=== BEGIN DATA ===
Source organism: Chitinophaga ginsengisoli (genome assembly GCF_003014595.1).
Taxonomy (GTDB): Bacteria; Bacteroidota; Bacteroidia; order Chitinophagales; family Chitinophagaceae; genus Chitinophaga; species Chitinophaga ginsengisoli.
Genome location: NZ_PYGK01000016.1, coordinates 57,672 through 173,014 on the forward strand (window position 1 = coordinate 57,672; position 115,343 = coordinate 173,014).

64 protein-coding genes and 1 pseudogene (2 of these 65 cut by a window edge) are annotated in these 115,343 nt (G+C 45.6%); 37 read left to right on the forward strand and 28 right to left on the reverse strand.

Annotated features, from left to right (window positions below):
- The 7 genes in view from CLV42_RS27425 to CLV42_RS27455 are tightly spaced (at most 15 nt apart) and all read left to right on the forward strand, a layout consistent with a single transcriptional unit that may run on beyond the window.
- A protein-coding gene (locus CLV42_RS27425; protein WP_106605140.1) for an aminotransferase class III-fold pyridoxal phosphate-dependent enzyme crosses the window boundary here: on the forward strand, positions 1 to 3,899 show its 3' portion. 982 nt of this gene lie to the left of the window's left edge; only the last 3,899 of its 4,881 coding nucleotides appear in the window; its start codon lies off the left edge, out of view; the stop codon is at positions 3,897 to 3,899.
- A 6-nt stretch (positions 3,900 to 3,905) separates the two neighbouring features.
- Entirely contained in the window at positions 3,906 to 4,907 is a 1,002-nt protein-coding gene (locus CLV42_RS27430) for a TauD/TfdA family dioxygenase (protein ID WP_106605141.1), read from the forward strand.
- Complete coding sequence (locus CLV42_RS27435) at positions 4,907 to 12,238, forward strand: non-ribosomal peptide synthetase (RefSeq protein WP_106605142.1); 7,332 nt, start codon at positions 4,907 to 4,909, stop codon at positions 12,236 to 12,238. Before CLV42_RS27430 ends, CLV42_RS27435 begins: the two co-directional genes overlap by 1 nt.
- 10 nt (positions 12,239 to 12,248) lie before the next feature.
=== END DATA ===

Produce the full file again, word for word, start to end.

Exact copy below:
Source organism: Chitinophaga ginsengisoli (genome assembly GCF_003014595.1).
Taxonomy (GTDB): Bacteria; Bacteroidota; Bacteroidia; order Chitinophagales; family Chitinophagaceae; genus Chitinophaga; species Chitinophaga ginsengisoli.
Genome location: NZ_PYGK01000016.1, coordinates 57,672 through 173,014 on the forward strand (window position 1 = coordinate 57,672; position 115,343 = coordinate 173,014).

64 protein-coding genes and 1 pseudogene (2 of these 65 cut by a window edge) are annotated in these 115,343 nt (G+C 45.6%); 37 read left to right on the forward strand and 28 right to left on the reverse strand.

Annotated features, from left to right (window positions below):
- The 7 genes in view from CLV42_RS27425 to CLV42_RS27455 are tightly spaced (at most 15 nt apart) and all read left to right on the forward strand, a layout consistent with a single transcriptional unit that may run on beyond the window.
- A protein-coding gene (locus CLV42_RS27425; protein WP_106605140.1) for an aminotransferase class III-fold pyridoxal phosphate-dependent enzyme crosses the window boundary here: on the forward strand, positions 1 to 3,899 show its 3' portion. 982 nt of this gene lie to the left of the window's left edge; only the last 3,899 of its 4,881 coding nucleotides appear in the window; its start codon lies off the left edge, out of view; the stop codon is at positions 3,897 to 3,899.
- A 6-nt stretch (positions 3,900 to 3,905) separates the two neighbouring features.
- Entirely contained in the window at positions 3,906 to 4,907 is a 1,002-nt protein-coding gene (locus CLV42_RS27430) for a TauD/TfdA family dioxygenase (protein ID WP_106605141.1), read from the forward strand.
- Complete coding sequence (locus CLV42_RS27435) at positions 4,907 to 12,238, forward strand: non-ribosomal peptide synthetase (RefSeq protein WP_106605142.1); 7,332 nt, start codon at positions 4,907 to 4,909, stop codon at positions 12,236 to 12,238. Before CLV42_RS27430 ends, CLV42_RS27435 begins: the two co-directional genes overlap by 1 nt.
- 10 nt (positions 12,239 to 12,248) lie before the next feature.